• Abstract: Purpose Reduced physical activity in many chronic diseases is consistently associated with increased morbidity. Little is known about physical activity in sarcoidosis. The aim of this study was to objectively assess physical activity in patients with pulmonary sarcoidosis and investigate its relationship with lung function, exercise capacity, symptom burden, and health status. Methods Physical activity was assessed over one week in 15 patients with pulmonary sarcoidosis and 14 age-matched healthy controls with a tri-axial accelerometer (ActivPal™) and the International Physical Activity Questionnaire (IPAQ). All participants underwent pulmonary function tests, 6-min walk test (6MWT) and completed the Fatigue Assessment Scale (FAS), Medical Research Council (MRC) Dyspnoea Scale and the King’s Sarcoidosis Questionnaire (KSQ). Results Patients with sarcoidosis had significantly lower daily step counts than healthy controls; mean (SD) 5624 (1875) versus 10,429 (2942) steps (p < 0.01) and a trend towards fewer sit-to-stand transitions each day (p = 0.095). Only two patients (13%) self-reported undertaking vigorous physical activity (IPAQ) compared to half of healthy individuals (p < 0.01). Daily step count was significantly associated with 6MWT distance in sarcoidosis (r = 0.634, p = 0.01), but not with forced vital capacity (r = 0.290), fatigue (r = 0.041), dyspnoea (r = −0.466) or KSQ health status (r = 0.099–0.484). Time spent upright was associated with fatigue (r = −0.630, p = 0.012) and health status (KSQ Lung scores r = 0.524, p = 0.045), and there was a significant correlation between the number of sit-to-stand transitions and MRC dyspnoea score (r = −0.527, p = 0.044). Conclusion Physical activity is significantly reduced in sarcoidosis and is associated with reduced functional exercise capacity (6MWD). Fatigue, exertional symptoms and health status were more closely associated with time spent upright and the number of bouts of physical activity, as compared to step counts. Further studies are warranted to identify the factors that determine different physical activity profiles in sarcoidosis.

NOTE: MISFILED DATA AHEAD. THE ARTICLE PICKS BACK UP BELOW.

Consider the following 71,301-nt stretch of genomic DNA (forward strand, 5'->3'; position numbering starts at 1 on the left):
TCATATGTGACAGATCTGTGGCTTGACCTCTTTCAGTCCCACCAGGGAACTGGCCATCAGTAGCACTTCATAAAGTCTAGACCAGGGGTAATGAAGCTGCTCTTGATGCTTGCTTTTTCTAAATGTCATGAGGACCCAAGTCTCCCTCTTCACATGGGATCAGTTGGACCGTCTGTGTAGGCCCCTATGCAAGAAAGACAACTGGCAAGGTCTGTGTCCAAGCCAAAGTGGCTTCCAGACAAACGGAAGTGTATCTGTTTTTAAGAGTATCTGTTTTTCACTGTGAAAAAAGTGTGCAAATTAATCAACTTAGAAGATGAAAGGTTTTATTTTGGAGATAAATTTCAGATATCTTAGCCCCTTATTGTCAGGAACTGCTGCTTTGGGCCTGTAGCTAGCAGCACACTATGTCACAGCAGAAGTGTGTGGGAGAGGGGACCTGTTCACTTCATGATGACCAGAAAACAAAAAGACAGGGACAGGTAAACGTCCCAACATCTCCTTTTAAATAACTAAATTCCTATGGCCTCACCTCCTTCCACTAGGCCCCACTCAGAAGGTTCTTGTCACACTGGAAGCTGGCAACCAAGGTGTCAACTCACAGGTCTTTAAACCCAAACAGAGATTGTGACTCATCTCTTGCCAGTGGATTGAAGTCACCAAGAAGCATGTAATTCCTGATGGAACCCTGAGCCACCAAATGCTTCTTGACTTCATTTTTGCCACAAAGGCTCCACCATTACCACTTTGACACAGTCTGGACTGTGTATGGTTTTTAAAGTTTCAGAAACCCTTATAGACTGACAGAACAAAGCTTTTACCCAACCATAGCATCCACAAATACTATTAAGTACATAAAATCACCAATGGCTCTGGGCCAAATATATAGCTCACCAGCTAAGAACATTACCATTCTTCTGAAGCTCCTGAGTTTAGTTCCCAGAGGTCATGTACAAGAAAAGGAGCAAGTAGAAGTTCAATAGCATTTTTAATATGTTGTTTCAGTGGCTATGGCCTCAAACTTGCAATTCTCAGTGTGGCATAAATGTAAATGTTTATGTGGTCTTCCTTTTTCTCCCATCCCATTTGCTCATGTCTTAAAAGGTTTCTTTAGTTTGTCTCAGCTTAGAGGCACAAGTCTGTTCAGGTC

PubDate: 2019-03-19
  • Identification of Active Sarcoidosis Using Chitotriosidase and
           Angiotensin-Converting Enzyme
    • Abstract: Purpose Activity/remission differentiation is a great challenge in the follow-up and treatment of sarcoidosis patients. Angiotensin-converting enzyme (ACE) and high sensitivity C-reactive protein (hs-CRP) were proposed as sarcoidosis biomarkers. More recently, chitotriosidase (CHITO) has been described as a better alternative. This study has the aim to evaluate the association of CHITO activity, ACE, hs-CRP or a combination of these biomarkers and to construct a clinical algorithm to differentiate between sarcoidosis activity/remission status. Methods Forty-six patients with either active sarcoidosis or sarcoidosis in remission and 21 healthy individuals were included. ACE, hs-CRP, and CHITO were evaluated in serum samples. Comparisons of the laboratory variable means among groups were performed by linear models. The cutoff points of the biomarkers for activity/remission differentiation were calculated using the Youden’s index. Biomarker cutoff points and decision tree classifier (DTC) performance were estimated by their leave-one-out cross-validation (LOOCV) accuracy (Acc), sensitivity (Se), and specificity (Sp). Results A 55% mean Se and a 100% mean Sp were found for CHITO, while an 88% Se and a 47% Sp were found for ACE, and a 66% Se and a 68% Sp for hs-CRP cutoff points for activity/remission differentiation. The DTC algorithm with CHITO, hs-CRP, and ACE information had an LOOCV mean Acc of 82%, Se of 78%, and Sp of 89% for sarcoidosis activity/remission differentiation. Conclusions The algorithm involving CHITO, hs-CRP, and ACE could be a suitable strategy for differentiation between sarcoidosis activity/remission status.